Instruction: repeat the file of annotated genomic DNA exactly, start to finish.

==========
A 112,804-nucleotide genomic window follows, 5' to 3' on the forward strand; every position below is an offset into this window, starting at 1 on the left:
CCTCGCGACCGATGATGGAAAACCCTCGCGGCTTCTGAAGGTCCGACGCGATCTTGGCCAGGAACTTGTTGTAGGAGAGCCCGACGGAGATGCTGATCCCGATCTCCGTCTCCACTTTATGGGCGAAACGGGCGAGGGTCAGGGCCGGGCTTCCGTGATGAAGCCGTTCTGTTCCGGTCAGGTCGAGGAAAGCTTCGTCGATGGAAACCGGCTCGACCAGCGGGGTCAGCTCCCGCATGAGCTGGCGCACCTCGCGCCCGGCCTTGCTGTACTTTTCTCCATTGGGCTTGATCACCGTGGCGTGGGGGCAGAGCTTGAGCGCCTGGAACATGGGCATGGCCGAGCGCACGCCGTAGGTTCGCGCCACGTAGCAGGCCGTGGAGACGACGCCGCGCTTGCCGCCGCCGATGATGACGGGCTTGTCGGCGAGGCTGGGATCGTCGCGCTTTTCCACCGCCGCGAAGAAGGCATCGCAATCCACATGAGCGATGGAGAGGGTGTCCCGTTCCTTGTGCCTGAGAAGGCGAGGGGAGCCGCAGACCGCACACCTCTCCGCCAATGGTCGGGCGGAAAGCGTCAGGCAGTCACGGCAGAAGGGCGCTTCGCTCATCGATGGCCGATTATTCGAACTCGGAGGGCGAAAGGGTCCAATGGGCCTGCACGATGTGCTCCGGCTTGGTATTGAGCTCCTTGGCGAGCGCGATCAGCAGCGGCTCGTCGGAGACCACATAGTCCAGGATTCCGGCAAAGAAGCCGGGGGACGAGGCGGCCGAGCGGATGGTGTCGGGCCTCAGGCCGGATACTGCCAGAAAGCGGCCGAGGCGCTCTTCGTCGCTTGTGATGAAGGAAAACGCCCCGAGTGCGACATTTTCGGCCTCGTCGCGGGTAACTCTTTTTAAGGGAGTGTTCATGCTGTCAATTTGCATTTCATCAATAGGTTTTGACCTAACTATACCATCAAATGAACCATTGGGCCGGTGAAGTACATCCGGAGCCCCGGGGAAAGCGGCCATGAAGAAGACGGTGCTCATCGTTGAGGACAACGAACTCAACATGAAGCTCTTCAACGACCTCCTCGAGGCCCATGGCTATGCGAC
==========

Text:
A 112,804-nucleotide genomic window follows, 5' to 3' on the forward strand; every position below is an offset into this window, starting at 1 on the left:
CCTCGCGACCGATGATGGAAAACCCTCGCGGCTTCTGAAGGTCCGACGCGATCTTGGCCAGGAACTTGTTGTAGGAGAGCCCGACGGAGATGCTGATCCCGATCTCCGTCTCCACTTTATGGGCGAAACGGGCGAGGGTCAGGGCCGGGCTTCCGTGATGAAGCCGTTCTGTTCCGGTCAGGTCGAGGAAAGCTTCGTCGATGGAAACCGGCTCGACCAGCGGGGTCAGCTCCCGCATGAGCTGGCGCACCTCGCGCCCGGCCTTGCTGTACTTTTCTCCATTGGGCTTGATCACCGTGGCGTGGGGGCAGAGCTTGAGCGCCTGGAACATGGGCATGGCCGAGCGCACGCCGTAGGTTCGCGCCACGTAGCAGGCCGTGGAGACGACGCCGCGCTTGCCGCCGCCGATGATGACGGGCTTGTCGGCGAGGCTGGGATCGTCGCGCTTTTCCACCGCCGCGAAGAAGGCATCGCAATCCACATGAGCGATGGAGAGGGTGTCCCGTTCCTTGTGCCTGAGAAGGCGAGGGGAGCCGCAGACCGCACACCTCTCCGCCAATGGTCGGGCGGAAAGCGTCAGGCAGTCACGGCAGAAGGGCGCTTCGCTCATCGATGGCCGATTATTCGAACTCGGAGGGCGAAAGGGTCCAATGGGCCTGCACGATGTGCTCCGGCTTGGTATTGAGCTCCTTGGCGAGCGCGATCAGCAGCGGCTCGTCGGAGACCACATAGTCCAGGATTCCGGCAAAGAAGCCGGGGGACGAGGCGGCCGAGCGGATGGTGTCGGGCCTCAGGCCGGATACTGCCAGAAAGCGGCCGAGGCGCTCTTCGTCGCTTGTGATGAAGGAAAACGCCCCGAGTGCGACATTTTCGGCCTCGTCGCGGGTAACTCTTTTTAAGGGAGTGTTCATGCTGTCAATTTGCATTTCATCAATAGGTTTTGACCTAACTATACCATCAAATGAACCATTGGGCCGGTGAAGTACATCCGGAGCCCCGGGGAAAGCGGCCATGAAGAAGACGGTGCTCATCGTTGAGGACAACGAACTCAACATGAAGCTCTTCAACGACCTCCTCGAGGCCCATGGCTATGCGAC